Models are adored and fawned over my most people. However, for some they are seen as irresponsible in the image they portray. The modeling world is unfortunately known for making idealized images of beauty and bodies that often initiate insecurities and unattainable goals for young women. It’s an industry that is incorporated with racism and attitudes of disregard that can physically and emotionally hurt those who are engaged in it. Luckily, there are a good number of models fighting to make a difference. As faces of fashion and beauty, models hold a position that allows them to influence large audiences. Some models use the attention they get for the greater good.
Here are some models who have tried to make the world better with their fame.
Barbie is the latest star model for Aerie’s ads. She is an supporter for body positivity. She is known to have struggled a lot with her body image so she wanted to help other people not to be ashamed about themselves. She is fighting for the right of all people of all body types so they can be able to do all types of modelling. At 19 years old, she dreams of becoming an actress but until then she is continuing to fight a more different representation of models on-screen and in front of the cameras.
When she was faced with a makeup artist that was without the necessary equipment to suit her skin tone, Leomie burst out on Twitter about the hardships of being a black model. She also had to deal with hairdressers who didn’t know how to style her hair and had to bring her own makeup kit to fashion shows. Leomie launched the “Black Model Survival Kit” to raise awareness of the discrimination that happen behind world class fashion shows. She also gives advice for boosting self-confidence on her website.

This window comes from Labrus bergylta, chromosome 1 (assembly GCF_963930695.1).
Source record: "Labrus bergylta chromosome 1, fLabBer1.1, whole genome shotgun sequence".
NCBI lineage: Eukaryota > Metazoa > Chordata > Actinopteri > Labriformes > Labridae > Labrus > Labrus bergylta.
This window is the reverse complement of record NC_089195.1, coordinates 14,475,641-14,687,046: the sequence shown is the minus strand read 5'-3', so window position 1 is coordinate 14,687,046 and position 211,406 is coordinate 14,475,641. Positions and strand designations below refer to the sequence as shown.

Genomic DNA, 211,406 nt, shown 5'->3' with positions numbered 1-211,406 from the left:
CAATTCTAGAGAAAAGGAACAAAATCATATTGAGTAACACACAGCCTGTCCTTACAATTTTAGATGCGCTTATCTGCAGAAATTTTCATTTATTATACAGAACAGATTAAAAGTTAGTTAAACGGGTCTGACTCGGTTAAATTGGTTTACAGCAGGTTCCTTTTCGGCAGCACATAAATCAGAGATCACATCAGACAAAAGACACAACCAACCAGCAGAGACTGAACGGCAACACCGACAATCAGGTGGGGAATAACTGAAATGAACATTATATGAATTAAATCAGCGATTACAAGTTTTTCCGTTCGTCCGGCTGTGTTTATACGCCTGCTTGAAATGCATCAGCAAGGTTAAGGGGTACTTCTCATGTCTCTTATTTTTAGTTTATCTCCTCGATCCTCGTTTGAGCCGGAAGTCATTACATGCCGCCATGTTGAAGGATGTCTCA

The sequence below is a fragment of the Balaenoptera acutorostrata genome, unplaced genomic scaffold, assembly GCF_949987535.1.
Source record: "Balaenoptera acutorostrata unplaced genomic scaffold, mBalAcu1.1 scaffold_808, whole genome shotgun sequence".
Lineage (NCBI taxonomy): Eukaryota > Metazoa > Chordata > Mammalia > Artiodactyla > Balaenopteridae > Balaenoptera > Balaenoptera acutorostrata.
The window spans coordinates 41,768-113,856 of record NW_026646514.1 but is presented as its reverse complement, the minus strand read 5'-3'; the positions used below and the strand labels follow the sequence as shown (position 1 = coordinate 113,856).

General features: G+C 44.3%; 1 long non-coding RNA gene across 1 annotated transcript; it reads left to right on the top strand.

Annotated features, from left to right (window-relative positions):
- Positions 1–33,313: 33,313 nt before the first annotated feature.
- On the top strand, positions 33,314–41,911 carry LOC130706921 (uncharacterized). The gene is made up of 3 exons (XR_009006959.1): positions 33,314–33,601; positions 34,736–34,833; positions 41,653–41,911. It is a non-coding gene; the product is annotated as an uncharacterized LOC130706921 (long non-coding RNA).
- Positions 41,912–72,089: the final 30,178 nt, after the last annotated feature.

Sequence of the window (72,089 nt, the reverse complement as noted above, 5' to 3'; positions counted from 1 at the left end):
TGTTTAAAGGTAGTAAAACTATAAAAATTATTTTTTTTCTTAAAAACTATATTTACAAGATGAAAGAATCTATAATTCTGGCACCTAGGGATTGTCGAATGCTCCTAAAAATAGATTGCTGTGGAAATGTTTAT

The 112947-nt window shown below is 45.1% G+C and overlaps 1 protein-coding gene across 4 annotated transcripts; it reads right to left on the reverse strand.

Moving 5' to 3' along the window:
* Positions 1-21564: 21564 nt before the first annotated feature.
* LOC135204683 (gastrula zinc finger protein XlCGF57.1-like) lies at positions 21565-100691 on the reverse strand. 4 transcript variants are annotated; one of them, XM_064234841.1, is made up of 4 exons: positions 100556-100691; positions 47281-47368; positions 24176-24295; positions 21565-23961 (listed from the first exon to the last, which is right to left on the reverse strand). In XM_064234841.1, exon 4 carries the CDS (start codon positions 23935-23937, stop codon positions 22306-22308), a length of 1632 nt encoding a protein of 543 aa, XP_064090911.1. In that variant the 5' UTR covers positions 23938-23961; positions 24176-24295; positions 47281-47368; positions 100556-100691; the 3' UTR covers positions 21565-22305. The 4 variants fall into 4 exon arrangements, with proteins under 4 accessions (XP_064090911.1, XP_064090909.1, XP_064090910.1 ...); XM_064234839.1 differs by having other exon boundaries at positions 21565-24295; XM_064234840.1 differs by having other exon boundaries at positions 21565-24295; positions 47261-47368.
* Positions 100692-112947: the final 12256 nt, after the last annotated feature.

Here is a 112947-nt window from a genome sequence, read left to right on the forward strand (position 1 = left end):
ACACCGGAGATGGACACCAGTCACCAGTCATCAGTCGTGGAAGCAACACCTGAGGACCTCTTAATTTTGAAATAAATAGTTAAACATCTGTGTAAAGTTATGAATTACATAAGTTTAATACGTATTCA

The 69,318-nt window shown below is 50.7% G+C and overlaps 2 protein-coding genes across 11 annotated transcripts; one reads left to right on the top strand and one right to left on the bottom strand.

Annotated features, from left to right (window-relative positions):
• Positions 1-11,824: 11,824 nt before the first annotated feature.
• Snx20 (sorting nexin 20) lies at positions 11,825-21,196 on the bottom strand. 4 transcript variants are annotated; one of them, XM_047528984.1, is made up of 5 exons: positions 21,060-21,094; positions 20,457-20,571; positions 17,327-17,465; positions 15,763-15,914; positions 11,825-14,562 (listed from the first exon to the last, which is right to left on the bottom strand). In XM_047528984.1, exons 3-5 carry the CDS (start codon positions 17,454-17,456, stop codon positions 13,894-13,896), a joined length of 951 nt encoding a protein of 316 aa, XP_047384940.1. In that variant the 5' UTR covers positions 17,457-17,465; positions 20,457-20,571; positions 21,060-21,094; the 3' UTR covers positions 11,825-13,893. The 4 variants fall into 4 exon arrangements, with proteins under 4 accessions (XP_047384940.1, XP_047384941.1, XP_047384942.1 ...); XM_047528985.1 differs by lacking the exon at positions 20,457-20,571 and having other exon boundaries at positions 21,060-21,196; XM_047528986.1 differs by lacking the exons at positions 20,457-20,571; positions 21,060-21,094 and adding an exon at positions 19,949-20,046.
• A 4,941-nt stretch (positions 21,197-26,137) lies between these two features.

Karlie is a 23-year old Victoria’s Secret model that dropped her opinion in favor of getting a college degree. She started her classes at the Gallatin School of Individualized Study in NYU. She also ventured outside the modelling world in 2012 when she partnered with chef Christina Tosi of Milk Bar to create Karlie’s Kookies that benefited FEED and aspiring designers through CFDA. She is also taking coding classes at Flatiron School in New York. She also started a scholarship program for young girls called “#KodewithKarlie”.
These model’s actual on-paper jobs may be to simply model clothes and cosmetics for a modelling agency but that doesn’t stop them from going beyond to be voices for the good. These empowered women are more than just pretty faces. Their words and deeds show that they are the role models to watch on and off the camera.